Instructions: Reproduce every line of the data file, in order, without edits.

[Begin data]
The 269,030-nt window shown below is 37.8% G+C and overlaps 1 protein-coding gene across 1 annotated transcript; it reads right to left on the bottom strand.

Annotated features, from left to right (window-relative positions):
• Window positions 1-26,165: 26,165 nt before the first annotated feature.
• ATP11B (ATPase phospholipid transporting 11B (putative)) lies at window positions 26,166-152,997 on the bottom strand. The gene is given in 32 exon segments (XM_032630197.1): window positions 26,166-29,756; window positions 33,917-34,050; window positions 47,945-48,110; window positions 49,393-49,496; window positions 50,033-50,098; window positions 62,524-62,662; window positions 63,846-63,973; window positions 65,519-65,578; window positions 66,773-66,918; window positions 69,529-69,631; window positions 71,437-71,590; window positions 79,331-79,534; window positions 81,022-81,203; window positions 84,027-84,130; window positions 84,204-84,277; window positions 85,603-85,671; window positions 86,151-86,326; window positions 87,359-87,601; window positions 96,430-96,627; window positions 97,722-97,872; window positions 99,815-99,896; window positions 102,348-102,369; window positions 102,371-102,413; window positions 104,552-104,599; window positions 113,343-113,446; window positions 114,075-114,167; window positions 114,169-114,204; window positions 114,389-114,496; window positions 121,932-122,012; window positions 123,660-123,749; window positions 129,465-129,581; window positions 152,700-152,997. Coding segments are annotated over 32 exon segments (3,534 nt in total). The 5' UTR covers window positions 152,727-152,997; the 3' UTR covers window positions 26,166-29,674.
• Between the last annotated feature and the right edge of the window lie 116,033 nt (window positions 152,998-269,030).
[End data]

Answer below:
The 269,030-nt window shown below is 37.8% G+C and overlaps 1 protein-coding gene across 1 annotated transcript; it reads right to left on the bottom strand.

Annotated features, from left to right (window-relative positions):
• Window positions 1-26,165: 26,165 nt before the first annotated feature.
• ATP11B (ATPase phospholipid transporting 11B (putative)) lies at window positions 26,166-152,997 on the bottom strand. The gene is given in 32 exon segments (XM_032630197.1): window positions 26,166-29,756; window positions 33,917-34,050; window positions 47,945-48,110; window positions 49,393-49,496; window positions 50,033-50,098; window positions 62,524-62,662; window positions 63,846-63,973; window positions 65,519-65,578; window positions 66,773-66,918; window positions 69,529-69,631; window positions 71,437-71,590; window positions 79,331-79,534; window positions 81,022-81,203; window positions 84,027-84,130; window positions 84,204-84,277; window positions 85,603-85,671; window positions 86,151-86,326; window positions 87,359-87,601; window positions 96,430-96,627; window positions 97,722-97,872; window positions 99,815-99,896; window positions 102,348-102,369; window positions 102,371-102,413; window positions 104,552-104,599; window positions 113,343-113,446; window positions 114,075-114,167; window positions 114,169-114,204; window positions 114,389-114,496; window positions 121,932-122,012; window positions 123,660-123,749; window positions 129,465-129,581; window positions 152,700-152,997. Coding segments are annotated over 32 exon segments (3,534 nt in total). The 5' UTR covers window positions 152,727-152,997; the 3' UTR covers window positions 26,166-29,674.
• Between the last annotated feature and the right edge of the window lie 116,033 nt (window positions 152,998-269,030).